The Hate U Give by Angie Thomas is about Starr Carter who is constantly switching between her Garden Heights self and Williamson Prep self. She switches her speech, personality, and behavior to match where she is at. After a shooting with her childhood friend, Starr finds it increasingly difficult for both Starrs’ to remain separated. Angie Thomas does a wonderful job at making you love some characters, hate others, and at times make you feel genuinely uncomfortable along with an ending that will make you feel satisfied. All in all, I loved this book and at times could not set it down and would recommend this book with a 5 out of 5 stars.
A Short History of the Girl Next Door by Jared Reck is about an awkward high school freshman Matt and his best friend neighbor, Tabby. If everything went according to plan Tabby would find out Matt was madly in love with her and she would fall into his arms. But that's not how it worked. Tabby falls in love with a senior on Matt’s basketball team, Liam. Jared Reck does a great job in making the characters' emotions come to life in a realistic awkward teenager kind of way. This book made me laugh, cringe, broke my heart, but still left me with hope. It would not give this book justice to say it was some romantic comedy because it becomes so much more. I would recommend this book with a 4 out of 5 stars.
This book is about a girl named Aven who has no arms. Avens parents
get a job which makes them have to moves to an amusement park in Arizona. She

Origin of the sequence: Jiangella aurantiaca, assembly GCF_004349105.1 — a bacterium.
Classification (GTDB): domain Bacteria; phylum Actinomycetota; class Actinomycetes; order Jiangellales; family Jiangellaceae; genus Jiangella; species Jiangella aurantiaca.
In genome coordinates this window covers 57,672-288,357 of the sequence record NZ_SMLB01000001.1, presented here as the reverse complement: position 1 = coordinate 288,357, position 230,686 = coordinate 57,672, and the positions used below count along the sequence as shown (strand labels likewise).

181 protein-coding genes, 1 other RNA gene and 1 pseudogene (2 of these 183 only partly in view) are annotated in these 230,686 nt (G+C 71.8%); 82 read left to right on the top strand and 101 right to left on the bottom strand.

struggles because people look at her like she dose not belong, someone even
asked her if her having no arms in contagious! She meets a boy named Conner
with Tourette's, and they become good friends. They think there has been a
murder at the amusement park and try to solve it while over coming stuff they
both have been struggling with. This book will leave you wondering what is
going to happen next, with a big twist at the end. This book is a must read
for anyone that wants an entertaining book with twist hidden in it.
This book is about a boy, Amal Shahid, who gets treated differently
because of his race. He had always been smart, artistic, and poetic, but
because of biases in his school, his good work is ignored and he is only seen
as disruptive. Everything goes downhill for him one night in his
neighborhood. A group of white teens and a group of black teens fight and he
is caught in the middle of them. He is caught in the middle and is charged
guilty of a crime that he didn't commit, and he is sent to prison. This ruins
everything for him, including school and college plans. I think that this is
a really interesting and informative book, but it uses a lot of slang
language and harsh language such as swearing too, so younger ages should be
Starr is a sixteen-year-old Black teen living in Garden Heights. Although she lives in a poor neighborhood, Starr attends a private school in a predominately white affluent neighborhood. While Starr is at a party in her neighborhood, a shooting forces her to leave with her friend, Khalil. On their way back, they're pulled over by police, and when Khalil is asked to step out of the car, he's shot and killed. Following his death, Starr finds it increasingly more difficult to balance her two lives, and gains attention when she takes getting justice for Khalil into her own hands.
I loved this book! Besdies the fact that it addresses a real world issue, it was also full of the everyday and the mundane, which was a good balance to the overall conflict in the story. I also liked how the ending was realistic, even if it was sad. Starr is my favorite character because her story is an important example of how each of us has a voice that is valuable, and she also shows that advocacy doesn't always have to be through demonstrations or riots.